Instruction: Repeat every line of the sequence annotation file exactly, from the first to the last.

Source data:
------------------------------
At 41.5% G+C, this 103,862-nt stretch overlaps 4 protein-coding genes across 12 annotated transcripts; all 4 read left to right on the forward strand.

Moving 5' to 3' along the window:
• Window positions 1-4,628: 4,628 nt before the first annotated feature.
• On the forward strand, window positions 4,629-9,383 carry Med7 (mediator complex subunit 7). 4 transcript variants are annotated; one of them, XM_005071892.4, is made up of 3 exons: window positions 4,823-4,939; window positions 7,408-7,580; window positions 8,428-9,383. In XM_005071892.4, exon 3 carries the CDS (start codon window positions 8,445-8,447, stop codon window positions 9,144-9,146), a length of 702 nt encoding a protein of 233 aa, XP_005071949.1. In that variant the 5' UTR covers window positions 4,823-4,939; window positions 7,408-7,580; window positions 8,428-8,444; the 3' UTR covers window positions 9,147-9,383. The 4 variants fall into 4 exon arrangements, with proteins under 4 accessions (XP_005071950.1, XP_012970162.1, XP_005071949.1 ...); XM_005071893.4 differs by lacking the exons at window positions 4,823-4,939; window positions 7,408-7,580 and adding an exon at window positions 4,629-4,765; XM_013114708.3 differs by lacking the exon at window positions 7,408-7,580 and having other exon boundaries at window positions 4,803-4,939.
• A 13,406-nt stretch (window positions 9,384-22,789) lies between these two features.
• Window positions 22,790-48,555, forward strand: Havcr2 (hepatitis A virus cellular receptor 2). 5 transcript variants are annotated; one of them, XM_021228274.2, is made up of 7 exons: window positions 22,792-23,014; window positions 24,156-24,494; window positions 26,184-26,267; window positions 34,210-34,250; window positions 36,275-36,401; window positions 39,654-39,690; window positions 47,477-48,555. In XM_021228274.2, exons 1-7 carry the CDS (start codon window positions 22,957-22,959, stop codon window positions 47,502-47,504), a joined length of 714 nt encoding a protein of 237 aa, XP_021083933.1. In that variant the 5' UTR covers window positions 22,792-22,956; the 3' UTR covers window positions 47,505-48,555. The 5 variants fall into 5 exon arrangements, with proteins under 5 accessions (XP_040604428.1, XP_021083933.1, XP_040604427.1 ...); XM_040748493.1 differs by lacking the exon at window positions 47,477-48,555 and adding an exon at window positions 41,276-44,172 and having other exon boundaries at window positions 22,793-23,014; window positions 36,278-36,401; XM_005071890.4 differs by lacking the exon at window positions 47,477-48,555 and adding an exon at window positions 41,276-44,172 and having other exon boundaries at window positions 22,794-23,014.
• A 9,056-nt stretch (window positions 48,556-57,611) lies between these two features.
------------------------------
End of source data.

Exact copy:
At 41.5% G+C, this 103,862-nt stretch overlaps 4 protein-coding genes across 12 annotated transcripts; all 4 read left to right on the forward strand.

Moving 5' to 3' along the window:
• Window positions 1-4,628: 4,628 nt before the first annotated feature.
• On the forward strand, window positions 4,629-9,383 carry Med7 (mediator complex subunit 7). 4 transcript variants are annotated; one of them, XM_005071892.4, is made up of 3 exons: window positions 4,823-4,939; window positions 7,408-7,580; window positions 8,428-9,383. In XM_005071892.4, exon 3 carries the CDS (start codon window positions 8,445-8,447, stop codon window positions 9,144-9,146), a length of 702 nt encoding a protein of 233 aa, XP_005071949.1. In that variant the 5' UTR covers window positions 4,823-4,939; window positions 7,408-7,580; window positions 8,428-8,444; the 3' UTR covers window positions 9,147-9,383. The 4 variants fall into 4 exon arrangements, with proteins under 4 accessions (XP_005071950.1, XP_012970162.1, XP_005071949.1 ...); XM_005071893.4 differs by lacking the exons at window positions 4,823-4,939; window positions 7,408-7,580 and adding an exon at window positions 4,629-4,765; XM_013114708.3 differs by lacking the exon at window positions 7,408-7,580 and having other exon boundaries at window positions 4,803-4,939.
• A 13,406-nt stretch (window positions 9,384-22,789) lies between these two features.
• Window positions 22,790-48,555, forward strand: Havcr2 (hepatitis A virus cellular receptor 2). 5 transcript variants are annotated; one of them, XM_021228274.2, is made up of 7 exons: window positions 22,792-23,014; window positions 24,156-24,494; window positions 26,184-26,267; window positions 34,210-34,250; window positions 36,275-36,401; window positions 39,654-39,690; window positions 47,477-48,555. In XM_021228274.2, exons 1-7 carry the CDS (start codon window positions 22,957-22,959, stop codon window positions 47,502-47,504), a joined length of 714 nt encoding a protein of 237 aa, XP_021083933.1. In that variant the 5' UTR covers window positions 22,792-22,956; the 3' UTR covers window positions 47,505-48,555. The 5 variants fall into 5 exon arrangements, with proteins under 5 accessions (XP_040604428.1, XP_021083933.1, XP_040604427.1 ...); XM_040748493.1 differs by lacking the exon at window positions 47,477-48,555 and adding an exon at window positions 41,276-44,172 and having other exon boundaries at window positions 22,793-23,014; window positions 36,278-36,401; XM_005071890.4 differs by lacking the exon at window positions 47,477-48,555 and adding an exon at window positions 41,276-44,172 and having other exon boundaries at window positions 22,794-23,014.
• A 9,056-nt stretch (window positions 48,556-57,611) lies between these two features.